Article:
The recent resignation of the chief executive of RadioShack over fudging his resume is something we're likely to be seeing more often.
Global outplacement firm Challenger, Gray and Christmas expects incidents of resume fraud to rise as employers look for higher quality candidates and the job market becomes more competitive.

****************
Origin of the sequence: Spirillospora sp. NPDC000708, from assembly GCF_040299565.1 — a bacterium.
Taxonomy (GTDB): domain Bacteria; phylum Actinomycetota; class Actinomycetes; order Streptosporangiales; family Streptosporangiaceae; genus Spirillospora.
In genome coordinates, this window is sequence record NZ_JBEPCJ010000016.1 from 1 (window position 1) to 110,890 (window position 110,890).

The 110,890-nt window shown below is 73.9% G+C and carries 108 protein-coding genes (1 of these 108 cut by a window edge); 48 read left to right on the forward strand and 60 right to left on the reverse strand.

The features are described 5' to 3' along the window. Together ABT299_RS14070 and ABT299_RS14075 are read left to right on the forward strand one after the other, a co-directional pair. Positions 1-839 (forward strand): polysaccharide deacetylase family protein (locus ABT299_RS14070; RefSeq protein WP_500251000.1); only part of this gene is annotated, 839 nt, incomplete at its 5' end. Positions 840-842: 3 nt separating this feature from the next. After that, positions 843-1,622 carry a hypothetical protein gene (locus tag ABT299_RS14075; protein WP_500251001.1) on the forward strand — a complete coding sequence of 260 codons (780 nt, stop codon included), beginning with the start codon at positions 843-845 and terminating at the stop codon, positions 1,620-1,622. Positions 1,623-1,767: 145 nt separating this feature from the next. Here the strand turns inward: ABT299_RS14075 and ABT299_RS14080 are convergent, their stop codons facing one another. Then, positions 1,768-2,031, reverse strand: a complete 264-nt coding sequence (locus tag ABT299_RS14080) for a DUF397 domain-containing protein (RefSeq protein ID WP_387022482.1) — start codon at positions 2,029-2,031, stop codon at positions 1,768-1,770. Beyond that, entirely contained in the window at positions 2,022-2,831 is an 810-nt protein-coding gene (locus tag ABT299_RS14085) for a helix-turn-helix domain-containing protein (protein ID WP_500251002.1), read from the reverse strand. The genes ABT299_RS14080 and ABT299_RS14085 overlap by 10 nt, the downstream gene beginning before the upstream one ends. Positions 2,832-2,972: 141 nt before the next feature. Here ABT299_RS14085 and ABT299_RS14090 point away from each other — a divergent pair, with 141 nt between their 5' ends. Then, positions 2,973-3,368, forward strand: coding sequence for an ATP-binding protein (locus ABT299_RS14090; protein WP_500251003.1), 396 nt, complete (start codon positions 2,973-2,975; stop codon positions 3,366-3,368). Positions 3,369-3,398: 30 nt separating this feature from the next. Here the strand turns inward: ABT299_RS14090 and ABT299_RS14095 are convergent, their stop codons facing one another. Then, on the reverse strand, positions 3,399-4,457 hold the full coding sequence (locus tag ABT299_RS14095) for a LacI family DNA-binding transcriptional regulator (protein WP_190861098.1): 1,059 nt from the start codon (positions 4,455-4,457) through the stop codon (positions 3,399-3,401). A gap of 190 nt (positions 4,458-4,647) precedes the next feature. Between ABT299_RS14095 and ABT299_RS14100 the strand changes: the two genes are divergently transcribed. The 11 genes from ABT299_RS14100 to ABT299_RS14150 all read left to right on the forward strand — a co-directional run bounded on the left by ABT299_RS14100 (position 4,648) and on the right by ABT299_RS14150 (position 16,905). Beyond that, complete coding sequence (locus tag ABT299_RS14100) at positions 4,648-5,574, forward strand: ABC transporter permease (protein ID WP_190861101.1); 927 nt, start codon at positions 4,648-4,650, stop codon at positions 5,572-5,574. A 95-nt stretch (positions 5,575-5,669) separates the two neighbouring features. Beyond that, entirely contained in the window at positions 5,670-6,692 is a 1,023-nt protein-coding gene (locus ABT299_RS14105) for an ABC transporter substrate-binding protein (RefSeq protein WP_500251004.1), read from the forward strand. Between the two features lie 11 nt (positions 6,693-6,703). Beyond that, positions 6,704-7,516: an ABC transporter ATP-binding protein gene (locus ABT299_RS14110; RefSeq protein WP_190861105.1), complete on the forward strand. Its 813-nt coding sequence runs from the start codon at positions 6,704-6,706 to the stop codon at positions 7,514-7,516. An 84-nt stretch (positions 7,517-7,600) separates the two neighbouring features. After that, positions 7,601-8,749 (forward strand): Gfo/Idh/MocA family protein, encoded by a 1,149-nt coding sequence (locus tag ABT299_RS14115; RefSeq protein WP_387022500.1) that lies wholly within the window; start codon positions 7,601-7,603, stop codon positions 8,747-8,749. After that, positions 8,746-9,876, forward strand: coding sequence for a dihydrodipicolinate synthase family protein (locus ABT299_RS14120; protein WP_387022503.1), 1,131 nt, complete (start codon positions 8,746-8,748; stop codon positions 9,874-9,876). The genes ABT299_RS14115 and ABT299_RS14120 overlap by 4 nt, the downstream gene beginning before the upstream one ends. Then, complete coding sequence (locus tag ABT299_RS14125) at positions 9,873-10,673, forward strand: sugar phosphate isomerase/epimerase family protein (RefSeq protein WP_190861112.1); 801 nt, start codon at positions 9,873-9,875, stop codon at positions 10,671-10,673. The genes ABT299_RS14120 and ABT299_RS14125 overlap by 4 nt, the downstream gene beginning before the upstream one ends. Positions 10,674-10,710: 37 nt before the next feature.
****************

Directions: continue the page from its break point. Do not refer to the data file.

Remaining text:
Some experts say between ten and 30 percent of all job applicants distort the truth or outright lie on their resumes. And a lot of that goes undetected since only about 15 percent of resumes are ever thoroughly checked.
C-G-and-C says education is the leading area when it comes to resume fraud, followed by inventing or inflating job titles in hopes of getting better offers.
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